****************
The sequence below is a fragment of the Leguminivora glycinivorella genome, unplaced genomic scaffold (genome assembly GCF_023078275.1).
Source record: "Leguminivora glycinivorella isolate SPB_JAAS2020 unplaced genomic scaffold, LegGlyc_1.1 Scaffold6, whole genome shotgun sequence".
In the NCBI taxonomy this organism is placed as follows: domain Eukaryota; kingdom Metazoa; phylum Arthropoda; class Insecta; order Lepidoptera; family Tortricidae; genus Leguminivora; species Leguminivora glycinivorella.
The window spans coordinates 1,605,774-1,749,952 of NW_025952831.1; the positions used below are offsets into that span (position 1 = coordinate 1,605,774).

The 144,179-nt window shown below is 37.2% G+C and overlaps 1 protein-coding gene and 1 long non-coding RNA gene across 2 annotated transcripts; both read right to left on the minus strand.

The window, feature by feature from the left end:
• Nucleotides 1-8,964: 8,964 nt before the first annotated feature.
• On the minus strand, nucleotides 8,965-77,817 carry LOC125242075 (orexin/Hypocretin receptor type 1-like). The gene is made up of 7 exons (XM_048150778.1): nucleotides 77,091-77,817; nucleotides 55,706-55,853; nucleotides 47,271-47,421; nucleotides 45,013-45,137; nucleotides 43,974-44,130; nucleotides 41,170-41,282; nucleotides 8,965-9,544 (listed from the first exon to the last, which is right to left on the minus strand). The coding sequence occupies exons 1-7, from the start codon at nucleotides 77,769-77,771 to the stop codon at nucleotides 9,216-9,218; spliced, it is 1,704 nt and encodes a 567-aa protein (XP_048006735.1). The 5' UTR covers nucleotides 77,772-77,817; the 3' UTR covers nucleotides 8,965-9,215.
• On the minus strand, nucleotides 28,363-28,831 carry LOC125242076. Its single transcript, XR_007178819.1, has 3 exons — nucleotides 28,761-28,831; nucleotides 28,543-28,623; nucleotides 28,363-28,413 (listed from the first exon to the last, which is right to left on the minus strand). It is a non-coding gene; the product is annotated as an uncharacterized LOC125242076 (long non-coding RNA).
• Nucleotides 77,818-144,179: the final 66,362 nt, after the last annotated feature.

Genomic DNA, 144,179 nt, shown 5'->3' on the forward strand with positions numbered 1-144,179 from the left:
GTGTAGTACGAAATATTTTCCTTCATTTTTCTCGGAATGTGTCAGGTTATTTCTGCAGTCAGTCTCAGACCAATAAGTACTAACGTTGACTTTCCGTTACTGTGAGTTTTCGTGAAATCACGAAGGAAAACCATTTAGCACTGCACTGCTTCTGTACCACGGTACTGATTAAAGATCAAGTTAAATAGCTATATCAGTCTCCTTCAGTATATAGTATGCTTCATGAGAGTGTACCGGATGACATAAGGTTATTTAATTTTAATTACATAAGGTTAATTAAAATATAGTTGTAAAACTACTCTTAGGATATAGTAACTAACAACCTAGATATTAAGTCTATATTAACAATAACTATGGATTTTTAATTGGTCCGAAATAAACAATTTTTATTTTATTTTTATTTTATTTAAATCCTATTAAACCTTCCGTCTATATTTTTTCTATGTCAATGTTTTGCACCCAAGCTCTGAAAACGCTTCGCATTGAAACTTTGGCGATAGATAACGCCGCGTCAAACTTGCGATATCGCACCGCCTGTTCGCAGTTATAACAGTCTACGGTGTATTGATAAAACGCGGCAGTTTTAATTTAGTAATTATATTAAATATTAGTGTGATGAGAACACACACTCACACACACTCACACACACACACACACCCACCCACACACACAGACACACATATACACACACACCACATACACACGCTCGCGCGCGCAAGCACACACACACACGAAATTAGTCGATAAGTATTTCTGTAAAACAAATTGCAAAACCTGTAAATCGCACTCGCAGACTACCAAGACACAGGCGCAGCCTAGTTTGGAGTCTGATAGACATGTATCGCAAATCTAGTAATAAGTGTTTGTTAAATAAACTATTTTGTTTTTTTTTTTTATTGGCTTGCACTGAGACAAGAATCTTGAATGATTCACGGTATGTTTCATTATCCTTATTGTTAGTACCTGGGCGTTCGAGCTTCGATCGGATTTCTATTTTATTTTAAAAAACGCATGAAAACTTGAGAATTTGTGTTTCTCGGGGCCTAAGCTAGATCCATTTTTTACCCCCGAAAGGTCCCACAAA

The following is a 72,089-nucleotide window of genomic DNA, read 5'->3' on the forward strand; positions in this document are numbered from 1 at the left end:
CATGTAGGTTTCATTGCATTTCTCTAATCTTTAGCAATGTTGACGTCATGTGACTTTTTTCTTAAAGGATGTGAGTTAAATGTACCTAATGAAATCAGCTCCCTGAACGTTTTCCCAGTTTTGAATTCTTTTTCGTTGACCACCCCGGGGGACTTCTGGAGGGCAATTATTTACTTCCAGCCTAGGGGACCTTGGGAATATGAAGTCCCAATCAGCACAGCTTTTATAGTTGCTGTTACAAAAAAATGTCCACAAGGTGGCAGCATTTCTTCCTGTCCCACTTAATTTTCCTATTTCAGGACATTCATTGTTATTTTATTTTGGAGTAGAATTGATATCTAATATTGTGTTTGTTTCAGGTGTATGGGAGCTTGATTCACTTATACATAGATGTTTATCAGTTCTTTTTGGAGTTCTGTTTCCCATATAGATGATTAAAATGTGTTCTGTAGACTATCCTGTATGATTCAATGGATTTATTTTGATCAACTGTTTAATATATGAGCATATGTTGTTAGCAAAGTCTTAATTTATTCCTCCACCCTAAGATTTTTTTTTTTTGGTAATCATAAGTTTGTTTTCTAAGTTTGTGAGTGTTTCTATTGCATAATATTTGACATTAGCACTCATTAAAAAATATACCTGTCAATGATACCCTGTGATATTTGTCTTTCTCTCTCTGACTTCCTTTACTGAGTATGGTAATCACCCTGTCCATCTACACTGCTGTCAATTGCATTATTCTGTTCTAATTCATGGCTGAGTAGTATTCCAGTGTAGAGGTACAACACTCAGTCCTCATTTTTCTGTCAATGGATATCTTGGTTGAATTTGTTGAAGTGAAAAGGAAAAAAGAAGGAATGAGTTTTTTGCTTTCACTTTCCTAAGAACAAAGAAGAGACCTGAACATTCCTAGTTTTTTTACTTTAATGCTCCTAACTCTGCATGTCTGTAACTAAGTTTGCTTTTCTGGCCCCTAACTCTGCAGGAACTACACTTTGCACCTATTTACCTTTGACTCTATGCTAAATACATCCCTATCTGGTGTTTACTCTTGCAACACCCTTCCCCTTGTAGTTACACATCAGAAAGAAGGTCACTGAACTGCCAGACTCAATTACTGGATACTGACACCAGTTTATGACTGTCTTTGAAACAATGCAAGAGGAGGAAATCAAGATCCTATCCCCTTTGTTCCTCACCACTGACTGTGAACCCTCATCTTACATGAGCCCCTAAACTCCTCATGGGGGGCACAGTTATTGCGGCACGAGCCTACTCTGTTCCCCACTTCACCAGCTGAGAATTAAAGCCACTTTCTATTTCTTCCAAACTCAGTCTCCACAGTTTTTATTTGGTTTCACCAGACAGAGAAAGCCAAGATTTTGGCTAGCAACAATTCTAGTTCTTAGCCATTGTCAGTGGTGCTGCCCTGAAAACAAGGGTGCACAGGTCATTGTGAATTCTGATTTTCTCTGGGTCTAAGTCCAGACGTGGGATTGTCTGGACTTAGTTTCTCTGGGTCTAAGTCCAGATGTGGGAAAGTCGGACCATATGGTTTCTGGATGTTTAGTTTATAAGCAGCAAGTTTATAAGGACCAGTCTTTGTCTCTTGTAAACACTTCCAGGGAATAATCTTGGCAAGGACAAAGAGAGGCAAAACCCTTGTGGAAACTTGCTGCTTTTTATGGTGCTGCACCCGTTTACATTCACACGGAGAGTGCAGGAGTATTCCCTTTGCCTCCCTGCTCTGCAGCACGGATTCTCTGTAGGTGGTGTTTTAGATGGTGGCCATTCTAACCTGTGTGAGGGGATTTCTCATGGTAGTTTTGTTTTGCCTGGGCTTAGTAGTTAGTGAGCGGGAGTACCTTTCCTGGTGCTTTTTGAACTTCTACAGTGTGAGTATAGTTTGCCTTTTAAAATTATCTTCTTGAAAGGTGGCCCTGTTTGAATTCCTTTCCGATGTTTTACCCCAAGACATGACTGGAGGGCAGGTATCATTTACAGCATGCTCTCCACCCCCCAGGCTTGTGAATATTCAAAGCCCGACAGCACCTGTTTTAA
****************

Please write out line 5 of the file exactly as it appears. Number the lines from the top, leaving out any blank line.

The 144,179-nt window shown below is 37.2% G+C and overlaps 1 protein-coding gene and 1 long non-coding RNA gene across 2 annotated transcripts; both read right to left on the minus strand.